Catacombs of Paris

The Catacombs of Paris or Catacombes de Paris are underground ossuaries in Paris. Located south of the former city gate (the "Barrière d’Enfer" at today's Place Denfert-Rochereau), the ossuaries hold the remains of about six million people and fill a renovated section of caverns and tunnels that are the remains of historical stone mines, giving it its reputation as "The World's Largest Grave".

Opened in the late 18th century, the underground cemetery became a tourist attraction on a small scale from the early 19th century, and has been open to the public on a regular basis from 1874.

The Catacombs are one of the 14 City of Paris Museums that have been incorporated since January 1, 2013, in the public institution Paris Musées. The official name for the catacombs is l'Ossuaire Municipal. Although this cemetery covers only a small section of underground tunnels comprising "les carrières de Paris" ("the quarries of Paris"), Parisians today often refer to the entire tunnel network as "the catacombs".

The entry to the catacombs is in the western pavilion of the former Barrière d'Enfer city gate. After descending a narrow spiral stone stairwell of 19 meters to the darkness and silence broken only by the gurgling of a hidden aqueduct channeling local springs away from the area, and after passing through a long (about 1.5 km) and twisting hallway of mortared stone, visitors find themselves before a sculpture that existed from a time before this part of the mines became an ossuary, a model of France's Port-Mahon fortress created by a former Quarry Inspector. Soon after, they find themselves before a stone portal, the ossuary entry, with the inscription Arrête! C'est ici l'empire de la Mort ("Stop! This is the Empire of the Dead").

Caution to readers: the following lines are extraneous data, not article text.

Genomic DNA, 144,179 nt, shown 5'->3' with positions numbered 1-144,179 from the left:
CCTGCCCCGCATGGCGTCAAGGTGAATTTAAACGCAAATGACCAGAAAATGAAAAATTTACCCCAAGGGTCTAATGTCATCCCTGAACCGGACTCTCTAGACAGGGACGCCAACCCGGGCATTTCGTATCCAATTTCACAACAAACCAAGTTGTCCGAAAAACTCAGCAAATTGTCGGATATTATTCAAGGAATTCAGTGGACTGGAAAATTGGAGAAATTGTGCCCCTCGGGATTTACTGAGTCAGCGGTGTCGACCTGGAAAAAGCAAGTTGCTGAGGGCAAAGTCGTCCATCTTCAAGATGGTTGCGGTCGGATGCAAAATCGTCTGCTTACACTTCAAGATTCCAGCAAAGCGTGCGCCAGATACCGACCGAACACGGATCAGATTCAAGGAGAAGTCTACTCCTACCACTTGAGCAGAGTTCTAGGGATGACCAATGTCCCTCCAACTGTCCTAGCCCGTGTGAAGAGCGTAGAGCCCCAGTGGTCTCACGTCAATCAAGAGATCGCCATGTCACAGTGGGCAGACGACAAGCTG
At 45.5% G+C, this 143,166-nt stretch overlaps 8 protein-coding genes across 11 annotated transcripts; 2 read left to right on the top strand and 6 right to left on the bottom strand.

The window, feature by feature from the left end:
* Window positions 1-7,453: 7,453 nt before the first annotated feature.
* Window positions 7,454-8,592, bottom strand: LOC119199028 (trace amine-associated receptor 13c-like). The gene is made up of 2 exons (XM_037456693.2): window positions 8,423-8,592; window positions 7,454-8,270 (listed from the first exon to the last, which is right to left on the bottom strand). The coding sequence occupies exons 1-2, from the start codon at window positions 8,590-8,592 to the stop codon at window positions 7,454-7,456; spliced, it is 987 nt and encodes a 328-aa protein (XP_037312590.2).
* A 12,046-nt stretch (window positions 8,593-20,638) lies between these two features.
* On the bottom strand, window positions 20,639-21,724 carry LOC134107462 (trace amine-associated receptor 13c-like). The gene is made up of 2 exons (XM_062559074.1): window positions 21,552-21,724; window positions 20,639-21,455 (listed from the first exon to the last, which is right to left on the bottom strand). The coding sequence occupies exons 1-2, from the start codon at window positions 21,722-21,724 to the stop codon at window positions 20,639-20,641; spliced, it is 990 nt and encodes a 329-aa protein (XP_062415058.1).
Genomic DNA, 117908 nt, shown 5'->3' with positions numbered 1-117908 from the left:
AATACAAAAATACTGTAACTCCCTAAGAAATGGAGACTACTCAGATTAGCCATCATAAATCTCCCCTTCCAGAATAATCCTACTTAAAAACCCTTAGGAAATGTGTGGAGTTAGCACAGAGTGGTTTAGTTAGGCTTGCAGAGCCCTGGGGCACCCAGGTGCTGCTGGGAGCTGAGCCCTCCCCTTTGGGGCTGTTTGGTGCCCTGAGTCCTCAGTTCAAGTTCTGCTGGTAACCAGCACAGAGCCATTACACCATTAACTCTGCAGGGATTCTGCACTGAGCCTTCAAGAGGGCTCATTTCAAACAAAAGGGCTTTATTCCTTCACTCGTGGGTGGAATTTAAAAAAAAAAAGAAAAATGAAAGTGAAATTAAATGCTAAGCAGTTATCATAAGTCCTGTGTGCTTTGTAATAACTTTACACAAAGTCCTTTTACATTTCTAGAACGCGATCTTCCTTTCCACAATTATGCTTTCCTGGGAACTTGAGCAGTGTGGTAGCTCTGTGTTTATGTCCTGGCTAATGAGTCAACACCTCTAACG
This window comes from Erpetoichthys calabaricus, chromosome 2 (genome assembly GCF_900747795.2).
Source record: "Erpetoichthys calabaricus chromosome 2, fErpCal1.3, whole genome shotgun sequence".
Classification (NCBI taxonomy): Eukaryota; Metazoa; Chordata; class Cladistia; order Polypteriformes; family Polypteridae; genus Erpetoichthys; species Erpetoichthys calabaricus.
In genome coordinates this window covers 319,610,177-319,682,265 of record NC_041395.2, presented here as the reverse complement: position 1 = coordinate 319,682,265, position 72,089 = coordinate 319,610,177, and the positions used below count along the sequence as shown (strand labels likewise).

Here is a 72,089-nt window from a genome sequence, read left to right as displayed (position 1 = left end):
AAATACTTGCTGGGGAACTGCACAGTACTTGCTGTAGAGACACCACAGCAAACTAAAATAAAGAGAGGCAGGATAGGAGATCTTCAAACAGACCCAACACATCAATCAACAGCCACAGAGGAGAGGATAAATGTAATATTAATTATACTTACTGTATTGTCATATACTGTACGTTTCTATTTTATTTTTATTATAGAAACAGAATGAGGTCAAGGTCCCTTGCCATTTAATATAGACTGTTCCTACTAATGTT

Beyond begin the halls and caverns of walls of carefully arranged bones. Some of the arrangements are almost artistic in nature, such as a heart-shaped outline in one wall formed with skulls embedded in surrounding tibias; another is a round room whose central pillar is also a carefully created "keg" bone arrangement.

Along the way one would find other "monuments" created in the years before catacomb renovations, such as a source-gathering fountain baptised "La Samaritaine" because of later-added engravings. There are also rusty gates blocking passages leading to other "unvisitable" parts of the catacombs – many of these are either un-renovated or were too un-navigable for regular tours.